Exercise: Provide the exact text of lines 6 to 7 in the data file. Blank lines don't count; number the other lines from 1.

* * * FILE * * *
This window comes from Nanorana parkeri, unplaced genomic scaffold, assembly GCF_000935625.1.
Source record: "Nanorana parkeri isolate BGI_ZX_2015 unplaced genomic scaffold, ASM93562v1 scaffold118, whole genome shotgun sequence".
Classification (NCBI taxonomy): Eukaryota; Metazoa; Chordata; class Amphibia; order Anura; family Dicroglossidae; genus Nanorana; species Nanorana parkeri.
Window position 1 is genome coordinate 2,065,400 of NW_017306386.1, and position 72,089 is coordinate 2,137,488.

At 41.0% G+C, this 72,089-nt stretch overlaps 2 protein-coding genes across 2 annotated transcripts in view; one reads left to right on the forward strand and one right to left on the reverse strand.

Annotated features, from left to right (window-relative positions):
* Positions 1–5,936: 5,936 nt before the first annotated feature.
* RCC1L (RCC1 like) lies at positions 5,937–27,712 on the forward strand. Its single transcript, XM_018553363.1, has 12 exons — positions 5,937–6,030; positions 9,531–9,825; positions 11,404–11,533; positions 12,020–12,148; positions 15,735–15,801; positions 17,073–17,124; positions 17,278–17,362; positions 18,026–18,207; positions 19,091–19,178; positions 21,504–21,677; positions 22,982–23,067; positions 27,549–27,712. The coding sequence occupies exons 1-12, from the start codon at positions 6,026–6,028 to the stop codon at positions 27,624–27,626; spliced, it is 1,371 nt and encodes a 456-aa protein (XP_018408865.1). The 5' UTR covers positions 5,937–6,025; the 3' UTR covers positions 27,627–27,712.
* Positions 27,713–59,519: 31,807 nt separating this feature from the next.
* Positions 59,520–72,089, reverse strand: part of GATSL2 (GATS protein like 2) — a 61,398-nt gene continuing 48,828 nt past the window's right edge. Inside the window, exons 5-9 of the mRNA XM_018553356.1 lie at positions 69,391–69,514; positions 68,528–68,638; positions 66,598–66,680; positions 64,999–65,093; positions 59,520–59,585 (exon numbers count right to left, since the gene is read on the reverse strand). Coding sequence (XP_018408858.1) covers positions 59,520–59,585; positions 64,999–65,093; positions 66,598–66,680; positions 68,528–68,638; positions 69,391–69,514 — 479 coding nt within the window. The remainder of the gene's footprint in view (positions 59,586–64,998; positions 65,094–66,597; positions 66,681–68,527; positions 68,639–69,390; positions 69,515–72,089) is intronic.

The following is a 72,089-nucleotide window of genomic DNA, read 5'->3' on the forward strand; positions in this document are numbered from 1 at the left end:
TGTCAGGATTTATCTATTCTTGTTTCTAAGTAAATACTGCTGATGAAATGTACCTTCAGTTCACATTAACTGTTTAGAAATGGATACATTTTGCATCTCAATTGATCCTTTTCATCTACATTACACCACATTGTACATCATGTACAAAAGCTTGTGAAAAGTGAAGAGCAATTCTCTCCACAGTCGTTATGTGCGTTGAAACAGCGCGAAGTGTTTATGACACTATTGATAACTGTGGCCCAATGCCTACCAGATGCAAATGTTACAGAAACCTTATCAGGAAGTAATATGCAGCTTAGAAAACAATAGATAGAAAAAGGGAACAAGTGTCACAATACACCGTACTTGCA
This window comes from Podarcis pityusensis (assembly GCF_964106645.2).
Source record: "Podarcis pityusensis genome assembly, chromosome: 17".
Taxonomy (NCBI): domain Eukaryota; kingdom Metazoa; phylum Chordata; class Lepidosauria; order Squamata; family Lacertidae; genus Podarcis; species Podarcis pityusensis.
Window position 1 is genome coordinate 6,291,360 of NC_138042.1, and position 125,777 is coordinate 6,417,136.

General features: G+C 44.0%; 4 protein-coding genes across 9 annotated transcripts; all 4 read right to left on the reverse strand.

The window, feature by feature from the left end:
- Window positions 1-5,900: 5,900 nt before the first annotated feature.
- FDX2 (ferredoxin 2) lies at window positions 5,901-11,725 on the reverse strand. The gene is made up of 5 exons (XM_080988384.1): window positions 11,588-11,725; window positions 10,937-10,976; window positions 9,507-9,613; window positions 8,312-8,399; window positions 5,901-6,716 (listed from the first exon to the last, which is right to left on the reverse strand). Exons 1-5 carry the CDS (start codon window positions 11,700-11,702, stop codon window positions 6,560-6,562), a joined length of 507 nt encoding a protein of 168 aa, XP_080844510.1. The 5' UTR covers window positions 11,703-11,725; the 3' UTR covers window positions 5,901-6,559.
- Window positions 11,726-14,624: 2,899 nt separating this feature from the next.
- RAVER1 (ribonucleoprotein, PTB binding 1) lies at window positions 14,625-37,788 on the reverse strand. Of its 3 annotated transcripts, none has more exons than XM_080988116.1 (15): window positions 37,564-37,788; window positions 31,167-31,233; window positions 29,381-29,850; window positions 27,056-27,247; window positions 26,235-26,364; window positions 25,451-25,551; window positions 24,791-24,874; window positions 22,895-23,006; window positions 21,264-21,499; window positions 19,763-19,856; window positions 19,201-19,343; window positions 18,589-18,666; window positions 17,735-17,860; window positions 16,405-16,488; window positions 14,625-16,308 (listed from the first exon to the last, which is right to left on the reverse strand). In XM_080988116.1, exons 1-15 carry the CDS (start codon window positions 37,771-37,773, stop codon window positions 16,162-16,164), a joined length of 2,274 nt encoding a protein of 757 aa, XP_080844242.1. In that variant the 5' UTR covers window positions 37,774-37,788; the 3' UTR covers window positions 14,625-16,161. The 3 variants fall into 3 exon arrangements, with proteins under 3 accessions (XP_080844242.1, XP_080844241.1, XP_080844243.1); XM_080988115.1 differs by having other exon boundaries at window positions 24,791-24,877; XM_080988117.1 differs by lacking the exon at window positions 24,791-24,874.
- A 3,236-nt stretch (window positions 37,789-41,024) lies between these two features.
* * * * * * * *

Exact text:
Annotated features, from left to right (window-relative positions):
* Positions 1–5,936: 5,936 nt before the first annotated feature.